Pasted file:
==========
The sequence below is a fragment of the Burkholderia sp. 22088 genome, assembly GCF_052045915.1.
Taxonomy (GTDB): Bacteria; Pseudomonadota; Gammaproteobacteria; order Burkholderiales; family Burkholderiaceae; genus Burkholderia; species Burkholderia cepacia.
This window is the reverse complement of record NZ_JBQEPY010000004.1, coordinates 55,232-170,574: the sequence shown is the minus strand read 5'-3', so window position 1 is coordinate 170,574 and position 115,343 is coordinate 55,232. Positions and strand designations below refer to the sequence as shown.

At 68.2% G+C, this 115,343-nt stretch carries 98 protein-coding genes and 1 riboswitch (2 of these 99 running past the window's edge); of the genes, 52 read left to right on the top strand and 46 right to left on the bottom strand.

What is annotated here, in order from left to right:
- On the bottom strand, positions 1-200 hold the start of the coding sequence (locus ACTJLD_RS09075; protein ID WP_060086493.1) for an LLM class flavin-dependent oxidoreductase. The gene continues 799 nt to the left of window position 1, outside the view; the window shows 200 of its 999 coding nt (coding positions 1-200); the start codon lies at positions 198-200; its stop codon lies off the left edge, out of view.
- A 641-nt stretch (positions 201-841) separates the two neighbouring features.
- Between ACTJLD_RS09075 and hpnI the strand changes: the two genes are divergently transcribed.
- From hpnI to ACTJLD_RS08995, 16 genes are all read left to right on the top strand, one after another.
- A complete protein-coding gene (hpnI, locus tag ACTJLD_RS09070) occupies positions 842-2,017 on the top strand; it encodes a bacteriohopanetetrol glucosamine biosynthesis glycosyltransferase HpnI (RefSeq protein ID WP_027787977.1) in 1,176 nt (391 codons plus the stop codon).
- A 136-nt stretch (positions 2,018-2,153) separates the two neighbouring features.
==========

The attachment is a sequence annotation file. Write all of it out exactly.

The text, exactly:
The sequence below is a fragment of the Burkholderia sp. 22088 genome, assembly GCF_052045915.1.
Taxonomy (GTDB): Bacteria; Pseudomonadota; Gammaproteobacteria; order Burkholderiales; family Burkholderiaceae; genus Burkholderia; species Burkholderia cepacia.
This window is the reverse complement of record NZ_JBQEPY010000004.1, coordinates 55,232-170,574: the sequence shown is the minus strand read 5'-3', so window position 1 is coordinate 170,574 and position 115,343 is coordinate 55,232. Positions and strand designations below refer to the sequence as shown.

At 68.2% G+C, this 115,343-nt stretch carries 98 protein-coding genes and 1 riboswitch (2 of these 99 running past the window's edge); of the genes, 52 read left to right on the top strand and 46 right to left on the bottom strand.

What is annotated here, in order from left to right:
- On the bottom strand, positions 1-200 hold the start of the coding sequence (locus ACTJLD_RS09075; protein ID WP_060086493.1) for an LLM class flavin-dependent oxidoreductase. The gene continues 799 nt to the left of window position 1, outside the view; the window shows 200 of its 999 coding nt (coding positions 1-200); the start codon lies at positions 198-200; its stop codon lies off the left edge, out of view.
- A 641-nt stretch (positions 201-841) separates the two neighbouring features.
- Between ACTJLD_RS09075 and hpnI the strand changes: the two genes are divergently transcribed.
- From hpnI to ACTJLD_RS08995, 16 genes are all read left to right on the top strand, one after another.
- A complete protein-coding gene (hpnI, locus tag ACTJLD_RS09070) occupies positions 842-2,017 on the top strand; it encodes a bacteriohopanetetrol glucosamine biosynthesis glycosyltransferase HpnI (RefSeq protein ID WP_027787977.1) in 1,176 nt (391 codons plus the stop codon).
- A 136-nt stretch (positions 2,018-2,153) separates the two neighbouring features.